China Is Ready To Step In If U.S. Retreats From Trade Deals, Author Says Renee Montagne talks to Eswar Prasad about the potential costs of U.S. disengagement from free trade pacts. He's a Cornell economics professor and author of Gaining Currency:The Rise of the Renminbi.
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China Is Ready To Step In If U.S. Retreats From Trade Deals, Author Says

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China Is Ready To Step In If U.S. Retreats From Trade Deals, Author Says

China Is Ready To Step In If U.S. Retreats From Trade Deals, Author Says

China Is Ready To Step In If U.S. Retreats From Trade Deals, Author Says

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  • <iframe src="https://www.npr.org/player/embed/499409079/499409080" width="100%" height="290" frameborder="0" scrolling="no" title="NPR embedded audio player">
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Renee Montagne talks to Eswar Prasad about the potential costs of U.S. disengagement from free trade pacts. He's a Cornell economics professor and author of Gaining Currency:The Rise of the Renminbi.

RENEE MONTAGNE, HOST:

If there's one thing this election season has made clear, it's that many Americans are against free trade deals. Donald Trump opposes free trade, and Hillary Clinton has also backed off supporting it. Meanwhile, China seems to be doing more and more business with the rest of the world. Eswar Prasad is the author of "Gaining Currency: The Rise Of The Renminbi." He recently wrote an op-ed predicting what would happen if the U.S. retreats from such agreements, saying this would essentially amount to handing China a gift.

ESWAR PRASAD: The risk of U.S. disengagement from the world is that China now stands ready to fill in the void because China is now the second largest economy in the world. It now accounts for about one-sixth of global trade. So if the U.S. were to back off from any trade deals, given how many countries in the Asian region and beyond see their future more closely connected to that of the Chinese economy, China can really play a role in terms of bringing those countries into its embrace. And it's developed a strategy for doing so very effectively.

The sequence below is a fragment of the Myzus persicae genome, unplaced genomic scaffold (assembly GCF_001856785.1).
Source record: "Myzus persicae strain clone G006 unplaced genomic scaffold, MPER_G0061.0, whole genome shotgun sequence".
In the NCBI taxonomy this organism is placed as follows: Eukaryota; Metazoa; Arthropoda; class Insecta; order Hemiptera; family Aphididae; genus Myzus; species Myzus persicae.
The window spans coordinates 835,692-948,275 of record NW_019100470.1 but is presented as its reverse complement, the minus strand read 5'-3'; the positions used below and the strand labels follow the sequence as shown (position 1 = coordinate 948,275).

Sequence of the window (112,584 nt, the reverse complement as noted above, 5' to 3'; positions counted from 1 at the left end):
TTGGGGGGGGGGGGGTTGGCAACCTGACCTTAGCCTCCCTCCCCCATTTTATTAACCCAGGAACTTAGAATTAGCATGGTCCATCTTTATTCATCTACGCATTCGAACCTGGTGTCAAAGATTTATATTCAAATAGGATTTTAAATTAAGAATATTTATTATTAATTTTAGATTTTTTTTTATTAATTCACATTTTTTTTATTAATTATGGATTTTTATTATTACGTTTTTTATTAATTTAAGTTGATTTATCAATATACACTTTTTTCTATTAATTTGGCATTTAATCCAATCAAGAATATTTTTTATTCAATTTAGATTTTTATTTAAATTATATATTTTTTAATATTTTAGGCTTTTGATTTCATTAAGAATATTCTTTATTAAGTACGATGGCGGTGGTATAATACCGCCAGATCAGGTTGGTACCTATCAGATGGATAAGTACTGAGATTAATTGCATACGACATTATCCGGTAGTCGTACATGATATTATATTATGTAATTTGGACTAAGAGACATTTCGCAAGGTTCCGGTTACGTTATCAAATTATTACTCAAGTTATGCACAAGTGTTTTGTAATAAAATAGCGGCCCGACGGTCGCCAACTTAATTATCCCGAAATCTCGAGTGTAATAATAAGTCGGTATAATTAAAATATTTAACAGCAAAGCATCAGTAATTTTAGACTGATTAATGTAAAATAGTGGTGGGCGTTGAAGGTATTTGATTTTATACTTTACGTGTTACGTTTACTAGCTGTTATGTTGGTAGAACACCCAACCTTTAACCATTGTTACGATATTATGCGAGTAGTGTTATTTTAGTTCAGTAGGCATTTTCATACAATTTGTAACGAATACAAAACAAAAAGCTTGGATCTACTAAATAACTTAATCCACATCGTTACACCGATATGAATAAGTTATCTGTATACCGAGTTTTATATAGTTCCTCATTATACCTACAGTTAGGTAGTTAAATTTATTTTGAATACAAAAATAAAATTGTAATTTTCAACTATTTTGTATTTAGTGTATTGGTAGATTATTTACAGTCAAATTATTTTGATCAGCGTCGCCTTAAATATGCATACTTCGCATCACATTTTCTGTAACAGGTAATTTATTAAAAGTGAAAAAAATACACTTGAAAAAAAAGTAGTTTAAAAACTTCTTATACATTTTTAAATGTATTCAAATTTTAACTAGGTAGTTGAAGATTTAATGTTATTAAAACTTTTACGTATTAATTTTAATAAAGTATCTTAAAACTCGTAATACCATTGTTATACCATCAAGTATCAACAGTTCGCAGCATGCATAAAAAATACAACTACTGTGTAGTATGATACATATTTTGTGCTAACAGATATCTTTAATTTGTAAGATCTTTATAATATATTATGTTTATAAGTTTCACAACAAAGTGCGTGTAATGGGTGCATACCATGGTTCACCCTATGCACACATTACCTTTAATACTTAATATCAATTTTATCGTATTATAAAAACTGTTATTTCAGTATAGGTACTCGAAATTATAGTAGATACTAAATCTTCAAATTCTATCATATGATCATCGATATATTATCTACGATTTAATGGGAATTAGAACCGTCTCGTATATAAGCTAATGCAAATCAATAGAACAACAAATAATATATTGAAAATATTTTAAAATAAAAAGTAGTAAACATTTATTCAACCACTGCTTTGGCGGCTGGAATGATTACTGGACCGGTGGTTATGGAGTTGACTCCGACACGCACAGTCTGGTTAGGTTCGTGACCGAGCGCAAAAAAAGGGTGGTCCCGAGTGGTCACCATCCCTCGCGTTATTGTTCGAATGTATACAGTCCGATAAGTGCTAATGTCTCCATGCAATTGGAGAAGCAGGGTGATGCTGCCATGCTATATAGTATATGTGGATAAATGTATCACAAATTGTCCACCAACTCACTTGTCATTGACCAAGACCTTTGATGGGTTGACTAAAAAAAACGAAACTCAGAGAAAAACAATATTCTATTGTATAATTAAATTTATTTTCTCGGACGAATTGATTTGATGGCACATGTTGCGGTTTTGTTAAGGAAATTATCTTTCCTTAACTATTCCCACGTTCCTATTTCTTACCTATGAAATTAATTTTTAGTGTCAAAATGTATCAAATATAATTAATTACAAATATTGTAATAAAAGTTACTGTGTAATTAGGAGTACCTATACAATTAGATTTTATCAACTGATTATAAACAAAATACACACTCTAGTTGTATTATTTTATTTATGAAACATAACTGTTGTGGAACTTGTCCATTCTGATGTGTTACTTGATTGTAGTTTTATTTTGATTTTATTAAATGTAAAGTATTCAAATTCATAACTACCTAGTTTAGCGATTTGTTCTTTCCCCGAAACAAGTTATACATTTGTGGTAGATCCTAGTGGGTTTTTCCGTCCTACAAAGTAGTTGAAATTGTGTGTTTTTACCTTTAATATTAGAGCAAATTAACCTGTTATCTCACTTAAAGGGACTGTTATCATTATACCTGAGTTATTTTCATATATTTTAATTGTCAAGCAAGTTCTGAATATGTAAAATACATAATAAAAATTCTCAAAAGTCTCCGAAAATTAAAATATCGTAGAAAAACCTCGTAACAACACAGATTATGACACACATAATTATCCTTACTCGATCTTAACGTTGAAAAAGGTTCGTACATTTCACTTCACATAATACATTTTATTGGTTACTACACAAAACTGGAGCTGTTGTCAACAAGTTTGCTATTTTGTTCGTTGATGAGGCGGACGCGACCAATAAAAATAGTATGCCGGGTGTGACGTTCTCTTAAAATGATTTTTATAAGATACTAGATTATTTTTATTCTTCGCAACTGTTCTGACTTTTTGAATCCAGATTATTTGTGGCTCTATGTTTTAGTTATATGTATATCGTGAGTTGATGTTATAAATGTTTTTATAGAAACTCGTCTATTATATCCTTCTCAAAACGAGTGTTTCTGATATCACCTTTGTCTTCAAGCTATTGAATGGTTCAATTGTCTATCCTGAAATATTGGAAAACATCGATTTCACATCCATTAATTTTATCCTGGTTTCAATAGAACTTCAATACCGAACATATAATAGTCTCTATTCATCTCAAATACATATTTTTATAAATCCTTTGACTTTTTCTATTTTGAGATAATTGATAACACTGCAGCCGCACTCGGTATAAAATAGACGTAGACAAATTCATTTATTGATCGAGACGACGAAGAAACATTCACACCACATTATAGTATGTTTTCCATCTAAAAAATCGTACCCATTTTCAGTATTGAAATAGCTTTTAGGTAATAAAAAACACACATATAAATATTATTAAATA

MONTAGNE: Although, is this a good long-term strategy for China in the sense that, let's say, it says, you know, no strings attached - here's hundreds of millions of dollars or even billions of dollars to do what you need to do, if they're going to countries that have longstanding problems with corruption or an inability to move their own countries forward economically?

PRASAD: The Chinese are clever enough to recognize that their investments in some of these countries that don't have good governments are risky, so they make sure that they structure their investments in a way that they can, in fact, gain the maximum economic advantage. The other interesting thing is that it's not just poor developing countries beating down China's door. Many of the major advanced economies are also signing up to be good friends with China.

And China's been very good at playing off some of these major advanced economies against each other. Last year, we had this spectacle of London and Frankfurt falling over each other to make sure that they could be in line to get as much renminbi business as possible because, as China's currency plays a greater role in the world economy, the currency is going to be traded more and more around the world.

MONTAGNE: So what does this all mean, these various changes that are happening? What does this all mean to the U.S., especially if Americans continue with this broad rejection and suspicion of international trade deals?

PRASAD: At one level, it's a good thing for the U.S. and the rest of the world if China becomes more engaged with the international community and sees the rules that govern international trade and finance as being in its own interests and supports them. But the problem is that there are many values that the U.S. has tried to spread around the world, including freedom of expression, democracy, free markets.

All of these are not necessarily values that the Chinese government cares very much about. And although having a more engaged China may be good for the world, it's certainly not going to be good for U.S. influence and, more importantly, for many of the values that the U.S. has tried to propagate around the world.

MONTAGNE: Eswar Prasad is a professor at Cornell University and a senior fellow at the Brookings Institution. Thank you very much for joining us.

PRASAD: It's been my pleasure. Thank you, Renee.

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